Caliper Stiffness

Caliper Stiffness

Virtually all aftermarket calipers are made 1 of 2 ways: either 2 aluminum halves are bolted together, or the entire caliper is formed from one piece of aluminum, known as “Monoblock” construction. Aluminum does lots of things really well; working at elevated temperatures is not one of them. Typical aluminum alloys lose about 30% of their strength by 300°F. Some aluminum grades are better (i.e. 2618), but the trend is the same for all of them.

That is important because the pistons in the calipers are held in place with o-rings. These o-rings have different cross-sections and levels of hardness, which causes some variance in their performance, but the best of them will only retract the pistons .010-.012" per side for a max of .024" in piston retraction. If your caliper is flexing more than .024", you have brake drag (and a host of other issues). You can check this by simply measuring the caliper width while another person steps hard on the pedal. If your caliper is flexing that much when cold, imagine what happens when you lose 30-40% strength at higher temperatures.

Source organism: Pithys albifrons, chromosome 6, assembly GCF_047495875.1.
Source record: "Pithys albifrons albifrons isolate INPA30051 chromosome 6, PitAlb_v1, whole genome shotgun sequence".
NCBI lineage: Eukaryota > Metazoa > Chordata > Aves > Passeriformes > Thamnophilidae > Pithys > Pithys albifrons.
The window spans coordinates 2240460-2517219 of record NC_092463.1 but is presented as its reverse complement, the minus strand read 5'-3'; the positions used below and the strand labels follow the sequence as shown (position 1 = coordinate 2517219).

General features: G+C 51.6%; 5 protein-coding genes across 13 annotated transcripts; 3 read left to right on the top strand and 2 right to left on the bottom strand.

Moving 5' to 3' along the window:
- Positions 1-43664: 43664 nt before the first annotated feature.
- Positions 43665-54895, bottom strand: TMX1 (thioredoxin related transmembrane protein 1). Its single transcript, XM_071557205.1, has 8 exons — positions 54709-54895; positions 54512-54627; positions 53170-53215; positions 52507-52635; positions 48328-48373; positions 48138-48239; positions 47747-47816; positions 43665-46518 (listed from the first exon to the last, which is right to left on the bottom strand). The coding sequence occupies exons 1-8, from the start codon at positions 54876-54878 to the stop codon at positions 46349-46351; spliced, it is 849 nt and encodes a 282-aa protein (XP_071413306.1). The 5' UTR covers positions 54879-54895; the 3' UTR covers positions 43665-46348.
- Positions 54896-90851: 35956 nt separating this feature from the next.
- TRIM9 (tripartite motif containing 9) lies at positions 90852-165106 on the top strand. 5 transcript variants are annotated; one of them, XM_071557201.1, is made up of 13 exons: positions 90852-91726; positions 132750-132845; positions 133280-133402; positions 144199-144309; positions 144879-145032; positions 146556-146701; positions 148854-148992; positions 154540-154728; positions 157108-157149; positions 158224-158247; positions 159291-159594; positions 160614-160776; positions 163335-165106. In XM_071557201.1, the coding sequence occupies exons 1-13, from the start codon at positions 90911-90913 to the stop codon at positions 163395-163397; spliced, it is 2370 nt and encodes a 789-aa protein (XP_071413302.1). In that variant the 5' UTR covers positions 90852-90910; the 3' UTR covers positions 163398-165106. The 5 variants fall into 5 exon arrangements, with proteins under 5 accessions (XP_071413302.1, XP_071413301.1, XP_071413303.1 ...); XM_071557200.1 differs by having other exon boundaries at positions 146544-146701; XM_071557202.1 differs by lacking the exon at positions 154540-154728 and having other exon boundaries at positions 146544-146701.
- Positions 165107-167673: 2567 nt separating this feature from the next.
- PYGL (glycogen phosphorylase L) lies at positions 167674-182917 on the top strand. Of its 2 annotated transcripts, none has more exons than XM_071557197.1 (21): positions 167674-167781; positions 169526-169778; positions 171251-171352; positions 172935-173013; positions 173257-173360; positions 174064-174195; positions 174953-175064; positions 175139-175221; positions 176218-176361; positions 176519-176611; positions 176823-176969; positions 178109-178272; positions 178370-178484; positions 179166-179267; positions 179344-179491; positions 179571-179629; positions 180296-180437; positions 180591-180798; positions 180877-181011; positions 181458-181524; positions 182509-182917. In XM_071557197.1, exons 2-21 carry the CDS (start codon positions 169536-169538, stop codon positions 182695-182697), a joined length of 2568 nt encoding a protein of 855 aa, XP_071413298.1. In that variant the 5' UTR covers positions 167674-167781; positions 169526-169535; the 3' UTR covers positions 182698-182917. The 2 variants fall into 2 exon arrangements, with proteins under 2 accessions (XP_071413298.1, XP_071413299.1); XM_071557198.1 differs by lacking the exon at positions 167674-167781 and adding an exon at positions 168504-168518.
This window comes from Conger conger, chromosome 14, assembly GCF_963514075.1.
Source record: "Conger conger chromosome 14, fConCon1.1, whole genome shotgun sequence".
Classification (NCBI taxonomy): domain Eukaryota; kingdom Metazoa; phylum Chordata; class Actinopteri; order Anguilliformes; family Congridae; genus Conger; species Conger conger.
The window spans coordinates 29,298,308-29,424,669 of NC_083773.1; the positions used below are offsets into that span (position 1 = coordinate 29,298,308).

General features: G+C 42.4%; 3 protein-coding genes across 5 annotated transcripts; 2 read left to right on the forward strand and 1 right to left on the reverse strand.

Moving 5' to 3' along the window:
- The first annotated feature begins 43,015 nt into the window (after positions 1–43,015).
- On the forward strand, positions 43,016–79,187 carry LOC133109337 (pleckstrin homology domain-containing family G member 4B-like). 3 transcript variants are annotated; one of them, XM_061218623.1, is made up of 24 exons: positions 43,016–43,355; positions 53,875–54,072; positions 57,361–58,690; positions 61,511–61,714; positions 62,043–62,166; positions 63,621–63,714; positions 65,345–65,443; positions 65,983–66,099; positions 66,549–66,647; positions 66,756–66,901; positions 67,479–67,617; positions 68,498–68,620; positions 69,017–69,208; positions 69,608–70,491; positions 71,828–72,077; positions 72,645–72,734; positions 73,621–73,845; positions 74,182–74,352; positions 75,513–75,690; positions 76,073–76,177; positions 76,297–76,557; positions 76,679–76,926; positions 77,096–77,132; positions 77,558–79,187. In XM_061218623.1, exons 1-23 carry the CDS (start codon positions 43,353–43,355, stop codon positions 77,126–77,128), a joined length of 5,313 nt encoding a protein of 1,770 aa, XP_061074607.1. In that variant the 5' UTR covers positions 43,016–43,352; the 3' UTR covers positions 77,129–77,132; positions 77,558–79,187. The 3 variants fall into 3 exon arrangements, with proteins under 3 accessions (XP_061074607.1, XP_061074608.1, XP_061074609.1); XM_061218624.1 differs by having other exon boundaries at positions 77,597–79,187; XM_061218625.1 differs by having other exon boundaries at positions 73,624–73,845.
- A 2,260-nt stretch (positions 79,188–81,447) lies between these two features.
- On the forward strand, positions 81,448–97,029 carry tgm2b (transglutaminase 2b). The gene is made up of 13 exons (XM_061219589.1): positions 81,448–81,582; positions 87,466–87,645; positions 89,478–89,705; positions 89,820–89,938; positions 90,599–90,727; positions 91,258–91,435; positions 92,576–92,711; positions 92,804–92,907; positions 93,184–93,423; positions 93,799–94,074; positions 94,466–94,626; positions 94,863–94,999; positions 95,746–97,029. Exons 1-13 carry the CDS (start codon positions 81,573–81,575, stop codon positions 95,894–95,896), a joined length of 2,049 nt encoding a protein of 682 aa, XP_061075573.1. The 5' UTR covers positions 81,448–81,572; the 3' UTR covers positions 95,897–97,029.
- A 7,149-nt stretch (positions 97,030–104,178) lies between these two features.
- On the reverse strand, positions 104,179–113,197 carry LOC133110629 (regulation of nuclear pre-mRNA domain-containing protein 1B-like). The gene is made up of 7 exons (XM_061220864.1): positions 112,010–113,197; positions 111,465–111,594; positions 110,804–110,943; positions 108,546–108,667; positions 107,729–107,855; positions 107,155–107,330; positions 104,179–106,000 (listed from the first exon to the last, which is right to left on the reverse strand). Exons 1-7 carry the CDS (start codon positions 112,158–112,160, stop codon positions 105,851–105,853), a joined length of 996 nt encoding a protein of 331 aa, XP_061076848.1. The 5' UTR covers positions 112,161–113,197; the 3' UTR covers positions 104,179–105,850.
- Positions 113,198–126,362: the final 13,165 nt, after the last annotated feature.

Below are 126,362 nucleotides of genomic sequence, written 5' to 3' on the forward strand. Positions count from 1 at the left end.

At TBM we combat this issue in a couple of ways: a) we use the higher spec aluminum in low stress areas and, more importantly, b) we use heat-treated 4130 steel in the high stress areas (the bridge over the rotor) to keep the caliper stiff. 4130 steel starts off about four times stronger that 6061 aluminum, and at 300°F the steel retains ALL of its strength, a whopping six times stronger than the aluminum caliper.

Stiffness is important, so we make it a design spec that all of the calipers we manufacture deflect less than .010” @ 1000 psi line pressure. Less deflection equals less drag, which equals less heat, less wear, and longer life.

For more information on the benefits of TBM brakes, check out 6 Ways TBM Calipers are Better than What You are Currently Running